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- Become familiar with the theory of evolution.
- Describe the evidence for evolution.
- Understand how to determine the rates of evolution.
- Discuss Hardy Weinberg equilibrium.
- Learn how natural selection and adaptation occur.
- List the different types of natural selection.
- Compare and contrast allopatric and sympatric speciation.
- Describe the prezygotic and postzygotic barriers to speciation.
- Learn how random mutation can lead to genetic variability.
- Take a look at peppered moths as an example of rapid adaptation.
- Understand how artificial selection affects evolution.
1. Theories of Evolution: Lamarck vs. Darwin
Jean-Baptiste Lamarck and Charles Darwin each had their own theories of evolution. Explore the principles of Lamarckian and Darwinian evolution in population genetics, using flying hamsters as examples.
2. Evidence for Evolution: Paleontology, Biogeography, Embryology, Comparative Anatomy & Molecular Biology
There is much support for the theory of evolution. This evidence comes from a variety of scientific fields and provides information that helps us trace changes in species over time. In this lesson, we'll look at this evidence and explore how it supports the theory of evolution.
3. Rates of Evolution: Punctuated Equilibrium & Molecular Clock Hypothesis
In general, evolution is a very long process. But rates of evolution can be different for different organisms. In this video lesson, you will identify how scientists study rates of evolution and fill in some of the missing 'steps' in the fossil record.
4. Hardy-Weinberg Equilibrium I: Overview
The Hardy-Weinberg equilibrium represents the conditions necessary to predict the frequency of certain genotypes within a population. Explore the five criteria of Hardy-Weinberg equilibrium and their importance in population genetics.
5. Hardy-Weinberg Equilibrium II: The Equation
The Hardy-Weinberg equilibrium equation helps in analyzing and understanding the gene pool of a population. Learn about this equation, including the variables it represents and where to find these variables, understand alleles and genotypes, and explore the significance of allelic and genotypic frequencies.
6. Hardy-Weinberg Equilibrium III: Evolutionary Agents
Learn about the Hardy-Weinberg equilibrium and how it is used to determine if a particular population is in equilibrium. Understand the role of the evolutionary agent with two examples, the genetic drift, and the term population bottleneck.
7. Natural Selection & Adaptation: Definition, Theory & Examples
Evolutionary fitness is a trait's ability to change the contribution of offspring by an individual for the next generation. Explore natural selection, adaption, and the different traits that determine fitness in this lesson.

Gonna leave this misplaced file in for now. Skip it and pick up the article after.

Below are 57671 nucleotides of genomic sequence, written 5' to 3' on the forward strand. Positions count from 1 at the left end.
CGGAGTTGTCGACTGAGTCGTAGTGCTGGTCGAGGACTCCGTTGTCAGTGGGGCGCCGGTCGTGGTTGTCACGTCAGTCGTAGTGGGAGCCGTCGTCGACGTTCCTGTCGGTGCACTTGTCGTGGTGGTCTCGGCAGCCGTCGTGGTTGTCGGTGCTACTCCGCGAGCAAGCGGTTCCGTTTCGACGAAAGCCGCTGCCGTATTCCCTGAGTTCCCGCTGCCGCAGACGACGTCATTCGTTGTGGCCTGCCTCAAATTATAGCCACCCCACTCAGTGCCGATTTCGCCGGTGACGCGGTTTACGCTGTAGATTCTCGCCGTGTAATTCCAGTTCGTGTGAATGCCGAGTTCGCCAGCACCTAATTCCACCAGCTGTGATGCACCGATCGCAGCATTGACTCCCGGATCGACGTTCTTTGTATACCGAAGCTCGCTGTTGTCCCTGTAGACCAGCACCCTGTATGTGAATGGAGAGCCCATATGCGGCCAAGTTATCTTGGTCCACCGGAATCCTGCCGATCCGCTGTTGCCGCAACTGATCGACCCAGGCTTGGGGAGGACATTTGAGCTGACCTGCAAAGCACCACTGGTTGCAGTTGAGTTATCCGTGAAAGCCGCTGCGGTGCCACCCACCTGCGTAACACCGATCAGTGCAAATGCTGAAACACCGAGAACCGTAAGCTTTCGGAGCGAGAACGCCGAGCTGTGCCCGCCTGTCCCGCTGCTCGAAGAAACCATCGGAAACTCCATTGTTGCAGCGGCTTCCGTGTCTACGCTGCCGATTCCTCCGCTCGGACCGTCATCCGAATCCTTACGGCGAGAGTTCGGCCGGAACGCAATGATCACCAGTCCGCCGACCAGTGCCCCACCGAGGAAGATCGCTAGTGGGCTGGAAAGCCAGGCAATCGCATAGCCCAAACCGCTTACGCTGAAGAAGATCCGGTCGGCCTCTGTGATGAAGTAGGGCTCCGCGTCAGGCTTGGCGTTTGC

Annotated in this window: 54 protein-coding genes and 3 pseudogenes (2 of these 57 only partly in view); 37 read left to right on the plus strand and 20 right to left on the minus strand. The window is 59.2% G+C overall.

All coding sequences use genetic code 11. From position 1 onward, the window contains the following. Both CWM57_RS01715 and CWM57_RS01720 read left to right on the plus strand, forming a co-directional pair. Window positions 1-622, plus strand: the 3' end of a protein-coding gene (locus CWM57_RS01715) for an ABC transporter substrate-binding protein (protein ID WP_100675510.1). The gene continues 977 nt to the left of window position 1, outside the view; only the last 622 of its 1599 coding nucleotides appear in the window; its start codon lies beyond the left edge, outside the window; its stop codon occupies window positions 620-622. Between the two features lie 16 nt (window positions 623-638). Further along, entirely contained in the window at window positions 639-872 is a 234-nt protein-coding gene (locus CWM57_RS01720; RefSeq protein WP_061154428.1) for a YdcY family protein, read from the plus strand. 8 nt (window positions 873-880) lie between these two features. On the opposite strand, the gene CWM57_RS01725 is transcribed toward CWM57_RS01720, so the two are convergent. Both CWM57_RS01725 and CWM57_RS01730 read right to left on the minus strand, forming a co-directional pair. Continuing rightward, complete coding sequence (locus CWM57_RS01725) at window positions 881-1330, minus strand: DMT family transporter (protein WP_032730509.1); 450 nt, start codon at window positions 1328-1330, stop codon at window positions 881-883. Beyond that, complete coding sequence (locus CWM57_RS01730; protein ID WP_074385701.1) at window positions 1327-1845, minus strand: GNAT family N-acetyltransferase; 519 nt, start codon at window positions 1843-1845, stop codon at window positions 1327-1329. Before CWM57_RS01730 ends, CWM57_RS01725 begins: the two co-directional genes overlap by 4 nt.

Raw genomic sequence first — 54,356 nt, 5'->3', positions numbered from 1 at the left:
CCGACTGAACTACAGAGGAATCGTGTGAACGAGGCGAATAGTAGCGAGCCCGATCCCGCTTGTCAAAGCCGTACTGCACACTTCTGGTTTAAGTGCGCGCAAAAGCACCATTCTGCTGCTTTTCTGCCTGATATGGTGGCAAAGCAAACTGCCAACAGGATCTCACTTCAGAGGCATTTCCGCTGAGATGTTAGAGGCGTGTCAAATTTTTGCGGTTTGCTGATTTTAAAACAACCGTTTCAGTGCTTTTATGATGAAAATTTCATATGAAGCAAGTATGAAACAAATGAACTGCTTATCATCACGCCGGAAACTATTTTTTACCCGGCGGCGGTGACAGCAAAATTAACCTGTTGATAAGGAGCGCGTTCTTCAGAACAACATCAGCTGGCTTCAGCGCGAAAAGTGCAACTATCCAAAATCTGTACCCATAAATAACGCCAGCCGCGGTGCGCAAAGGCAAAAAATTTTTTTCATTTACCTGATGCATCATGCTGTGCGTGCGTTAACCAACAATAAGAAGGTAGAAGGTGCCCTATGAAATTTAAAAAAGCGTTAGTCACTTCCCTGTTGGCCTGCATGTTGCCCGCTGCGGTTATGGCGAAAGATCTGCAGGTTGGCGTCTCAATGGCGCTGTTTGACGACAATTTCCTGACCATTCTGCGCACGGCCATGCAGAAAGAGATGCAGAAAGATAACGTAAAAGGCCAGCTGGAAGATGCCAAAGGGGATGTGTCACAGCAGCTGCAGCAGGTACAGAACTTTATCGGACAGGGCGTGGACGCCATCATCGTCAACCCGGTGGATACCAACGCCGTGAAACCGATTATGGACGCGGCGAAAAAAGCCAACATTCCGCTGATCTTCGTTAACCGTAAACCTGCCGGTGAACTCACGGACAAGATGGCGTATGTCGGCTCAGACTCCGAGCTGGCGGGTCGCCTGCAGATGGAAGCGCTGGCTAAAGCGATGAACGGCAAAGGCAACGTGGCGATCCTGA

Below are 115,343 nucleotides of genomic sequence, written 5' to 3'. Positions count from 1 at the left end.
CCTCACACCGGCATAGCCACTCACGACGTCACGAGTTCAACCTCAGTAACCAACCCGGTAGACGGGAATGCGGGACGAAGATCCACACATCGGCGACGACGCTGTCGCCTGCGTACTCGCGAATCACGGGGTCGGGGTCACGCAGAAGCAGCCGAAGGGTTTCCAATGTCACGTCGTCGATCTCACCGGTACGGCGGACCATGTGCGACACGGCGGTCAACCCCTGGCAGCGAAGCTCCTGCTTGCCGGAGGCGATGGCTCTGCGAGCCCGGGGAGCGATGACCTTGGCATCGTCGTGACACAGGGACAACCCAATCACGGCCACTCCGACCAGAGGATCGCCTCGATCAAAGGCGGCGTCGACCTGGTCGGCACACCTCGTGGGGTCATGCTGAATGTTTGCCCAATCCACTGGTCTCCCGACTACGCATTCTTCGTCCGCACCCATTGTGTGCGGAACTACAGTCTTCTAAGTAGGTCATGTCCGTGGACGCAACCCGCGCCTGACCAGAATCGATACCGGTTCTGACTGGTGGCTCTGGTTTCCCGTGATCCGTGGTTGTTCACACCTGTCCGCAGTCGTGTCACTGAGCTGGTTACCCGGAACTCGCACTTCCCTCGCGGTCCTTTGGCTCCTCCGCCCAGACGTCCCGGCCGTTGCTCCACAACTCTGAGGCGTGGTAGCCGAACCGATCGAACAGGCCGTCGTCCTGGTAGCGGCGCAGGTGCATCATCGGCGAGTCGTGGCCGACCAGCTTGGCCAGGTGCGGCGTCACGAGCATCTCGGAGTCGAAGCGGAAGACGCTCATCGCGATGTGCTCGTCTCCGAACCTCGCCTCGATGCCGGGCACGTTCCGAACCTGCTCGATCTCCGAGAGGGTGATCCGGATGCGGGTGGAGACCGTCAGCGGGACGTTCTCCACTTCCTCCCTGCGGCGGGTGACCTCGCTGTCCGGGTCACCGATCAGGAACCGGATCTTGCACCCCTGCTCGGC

8. Natural Selection: Definition, Types & Examples
Natural selection is a process in the evolution and adaptation of organisms to increase primary characteristics. Learn about the process of natural selection, the different types of natural selection, and the concept of polymorphism.
9. Speciation: Allopatric and Sympatric Speciation
A species is a particular group of organisms. Speciation is the process of a species splitting into new species. Discover the two different types of speciation - allopatric or geographic speciation, and sympatric speciation.
10. Prezygotic Reproductive Barriers & Speciation: Definition & Examples
Prezygotic barriers prevent the fertilization of an egg cell. Explore the types of prezygotic barriers - spatial isolation, temporal isolation, mechanical isolation, gametic isolation, and behavioral isolation.
11. Postzygotic Reproductive Barriers: Definition & Examples
Postzygotic reproductive barriers reduce the reproductive capacity of hybrid offspring. Discover the three types of postzygotic barriers - hybrid zygote abnormality, hybrid infertility, and low hybrid viability.
12. Genetic Variability and Random Mutation
Evolution is driven by variation among populations. The amount of variability determines how well a population can adapt to environmental changes, while random mutations can provide new variations that help a population adapt to unexpected changes.
13. An Example of Rapid Adaptation: The Peppered Moths
Normally, adaptations occur over thousands or millions of years. However, drastic changes in the environment can shorten the time period in which a change comes about. In such cases, we can learn a lot about the evolutionary process and how natural selection drives it forward.
14. Artificial Selection in Evolution
Humans have been selectively breeding for desirable traits in plants and animals for a long time. This artificial selection allows for a lot of control in the breeding process but can also lead to unintended mutations within a population of organisms.
15. Founder Effect: Example & Definition
The founder effect is defined as reduced variations in genetics among a small subset from a larger population. Learn more about the logic behind the founder effect, and learn about how the founder effect and global founder effect work by considering some of the provided examples.
16. Habitat Fragmentation: Effects, Definition & Causes
Civilization development, such as roads and housing, have conflicted with nature for thousands of years and also has had a signficant impact on the environment. Learn about this process of separating organisms from their resources called habitat fragmentation, the dire implications for the habitat and biodiversity, and potential solutions.
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